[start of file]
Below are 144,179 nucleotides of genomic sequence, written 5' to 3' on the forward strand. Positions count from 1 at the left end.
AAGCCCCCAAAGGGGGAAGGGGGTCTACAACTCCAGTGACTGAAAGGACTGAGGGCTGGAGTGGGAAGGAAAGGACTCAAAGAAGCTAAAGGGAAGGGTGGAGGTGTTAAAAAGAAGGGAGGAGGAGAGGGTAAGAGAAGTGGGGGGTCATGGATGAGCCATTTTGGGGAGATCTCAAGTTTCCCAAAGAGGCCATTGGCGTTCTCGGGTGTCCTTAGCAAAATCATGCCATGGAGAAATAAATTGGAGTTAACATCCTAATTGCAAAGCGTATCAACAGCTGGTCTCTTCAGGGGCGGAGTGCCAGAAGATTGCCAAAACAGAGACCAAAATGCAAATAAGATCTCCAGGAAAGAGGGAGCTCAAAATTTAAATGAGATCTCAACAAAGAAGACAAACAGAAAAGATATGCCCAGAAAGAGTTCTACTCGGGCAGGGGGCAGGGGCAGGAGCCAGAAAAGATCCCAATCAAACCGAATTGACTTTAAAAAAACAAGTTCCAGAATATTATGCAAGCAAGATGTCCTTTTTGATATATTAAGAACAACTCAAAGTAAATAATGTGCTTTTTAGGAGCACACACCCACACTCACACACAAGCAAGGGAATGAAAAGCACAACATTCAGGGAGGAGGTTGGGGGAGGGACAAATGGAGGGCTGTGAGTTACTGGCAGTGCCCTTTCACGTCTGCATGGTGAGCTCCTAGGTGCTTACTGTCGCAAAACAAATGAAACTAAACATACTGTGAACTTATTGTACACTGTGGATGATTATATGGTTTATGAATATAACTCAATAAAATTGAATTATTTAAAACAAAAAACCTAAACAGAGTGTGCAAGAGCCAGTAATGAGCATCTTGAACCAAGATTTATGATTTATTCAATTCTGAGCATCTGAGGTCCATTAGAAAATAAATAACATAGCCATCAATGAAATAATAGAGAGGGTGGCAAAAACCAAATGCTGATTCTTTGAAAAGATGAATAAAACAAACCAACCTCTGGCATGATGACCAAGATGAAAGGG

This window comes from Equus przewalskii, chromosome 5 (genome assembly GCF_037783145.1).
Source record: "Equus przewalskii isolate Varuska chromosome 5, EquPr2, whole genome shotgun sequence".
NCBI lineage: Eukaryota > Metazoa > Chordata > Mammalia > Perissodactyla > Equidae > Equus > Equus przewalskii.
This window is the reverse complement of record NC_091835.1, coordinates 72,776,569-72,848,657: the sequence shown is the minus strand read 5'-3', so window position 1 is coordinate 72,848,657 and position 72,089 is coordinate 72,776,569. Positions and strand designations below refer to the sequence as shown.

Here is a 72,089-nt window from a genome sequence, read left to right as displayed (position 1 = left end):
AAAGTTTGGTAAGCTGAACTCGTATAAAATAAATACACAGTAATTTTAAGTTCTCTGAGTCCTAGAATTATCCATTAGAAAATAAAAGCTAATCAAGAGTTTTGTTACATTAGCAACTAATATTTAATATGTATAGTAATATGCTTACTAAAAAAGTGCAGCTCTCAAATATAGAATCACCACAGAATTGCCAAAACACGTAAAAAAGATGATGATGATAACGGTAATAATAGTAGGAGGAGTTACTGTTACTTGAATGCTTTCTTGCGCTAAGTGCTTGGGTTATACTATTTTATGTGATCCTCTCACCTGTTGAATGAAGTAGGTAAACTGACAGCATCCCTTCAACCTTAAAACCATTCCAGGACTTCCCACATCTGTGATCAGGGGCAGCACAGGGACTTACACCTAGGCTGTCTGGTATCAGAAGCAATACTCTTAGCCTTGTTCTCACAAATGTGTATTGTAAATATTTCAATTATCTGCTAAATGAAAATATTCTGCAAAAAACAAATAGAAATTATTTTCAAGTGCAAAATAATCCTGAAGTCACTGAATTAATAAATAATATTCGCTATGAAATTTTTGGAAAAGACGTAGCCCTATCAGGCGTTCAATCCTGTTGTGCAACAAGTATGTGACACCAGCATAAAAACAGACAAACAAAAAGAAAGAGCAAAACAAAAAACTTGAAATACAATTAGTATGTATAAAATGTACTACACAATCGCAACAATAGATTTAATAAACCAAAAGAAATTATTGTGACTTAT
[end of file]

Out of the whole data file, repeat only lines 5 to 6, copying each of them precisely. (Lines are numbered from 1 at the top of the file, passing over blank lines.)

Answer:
NCBI lineage: Eukaryota > Metazoa > Chordata > Mammalia > Perissodactyla > Equidae > Equus > Equus przewalskii.
This window is the reverse complement of record NC_091835.1, coordinates 72,776,569-72,848,657: the sequence shown is the minus strand read 5'-3', so window position 1 is coordinate 72,848,657 and position 72,089 is coordinate 72,776,569. Positions and strand designations below refer to the sequence as shown.